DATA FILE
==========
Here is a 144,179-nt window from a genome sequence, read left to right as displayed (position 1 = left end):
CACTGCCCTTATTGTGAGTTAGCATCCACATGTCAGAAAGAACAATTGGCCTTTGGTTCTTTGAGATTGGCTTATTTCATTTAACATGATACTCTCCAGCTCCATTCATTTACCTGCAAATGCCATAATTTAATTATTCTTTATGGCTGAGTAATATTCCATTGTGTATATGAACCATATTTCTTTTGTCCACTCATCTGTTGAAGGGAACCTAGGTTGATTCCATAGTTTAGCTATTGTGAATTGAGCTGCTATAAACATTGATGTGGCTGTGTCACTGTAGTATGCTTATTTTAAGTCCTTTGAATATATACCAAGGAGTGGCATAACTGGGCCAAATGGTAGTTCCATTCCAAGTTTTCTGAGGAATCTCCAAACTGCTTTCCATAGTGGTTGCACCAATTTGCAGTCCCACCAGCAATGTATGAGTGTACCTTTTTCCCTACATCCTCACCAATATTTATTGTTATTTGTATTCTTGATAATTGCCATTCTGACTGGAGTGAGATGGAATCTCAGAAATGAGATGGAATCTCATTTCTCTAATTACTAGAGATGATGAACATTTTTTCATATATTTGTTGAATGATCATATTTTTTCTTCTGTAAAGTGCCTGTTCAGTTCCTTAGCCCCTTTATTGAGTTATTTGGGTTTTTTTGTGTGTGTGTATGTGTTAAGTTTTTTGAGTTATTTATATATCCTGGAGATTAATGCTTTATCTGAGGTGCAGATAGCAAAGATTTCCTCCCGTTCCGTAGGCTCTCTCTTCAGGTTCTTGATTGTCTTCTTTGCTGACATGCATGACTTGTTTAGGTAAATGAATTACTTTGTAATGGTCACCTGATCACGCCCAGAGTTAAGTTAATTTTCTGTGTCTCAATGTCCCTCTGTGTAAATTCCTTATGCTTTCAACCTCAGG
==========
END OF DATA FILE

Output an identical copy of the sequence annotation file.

Here is a 144,179-nt window from a genome sequence, read left to right as displayed (position 1 = left end):
CACTGCCCTTATTGTGAGTTAGCATCCACATGTCAGAAAGAACAATTGGCCTTTGGTTCTTTGAGATTGGCTTATTTCATTTAACATGATACTCTCCAGCTCCATTCATTTACCTGCAAATGCCATAATTTAATTATTCTTTATGGCTGAGTAATATTCCATTGTGTATATGAACCATATTTCTTTTGTCCACTCATCTGTTGAAGGGAACCTAGGTTGATTCCATAGTTTAGCTATTGTGAATTGAGCTGCTATAAACATTGATGTGGCTGTGTCACTGTAGTATGCTTATTTTAAGTCCTTTGAATATATACCAAGGAGTGGCATAACTGGGCCAAATGGTAGTTCCATTCCAAGTTTTCTGAGGAATCTCCAAACTGCTTTCCATAGTGGTTGCACCAATTTGCAGTCCCACCAGCAATGTATGAGTGTACCTTTTTCCCTACATCCTCACCAATATTTATTGTTATTTGTATTCTTGATAATTGCCATTCTGACTGGAGTGAGATGGAATCTCAGAAATGAGATGGAATCTCATTTCTCTAATTACTAGAGATGATGAACATTTTTTCATATATTTGTTGAATGATCATATTTTTTCTTCTGTAAAGTGCCTGTTCAGTTCCTTAGCCCCTTTATTGAGTTATTTGGGTTTTTTTGTGTGTGTGTATGTGTTAAGTTTTTTGAGTTATTTATATATCCTGGAGATTAATGCTTTATCTGAGGTGCAGATAGCAAAGATTTCCTCCCGTTCCGTAGGCTCTCTCTTCAGGTTCTTGATTGTCTTCTTTGCTGACATGCATGACTTGTTTAGGTAAATGAATTACTTTGTAATGGTCACCTGATCACGCCCAGAGTTAAGTTAATTTTCTGTGTCTCAATGTCCCTCTGTGTAAATTCCTTATGCTTTCAACCTCAGG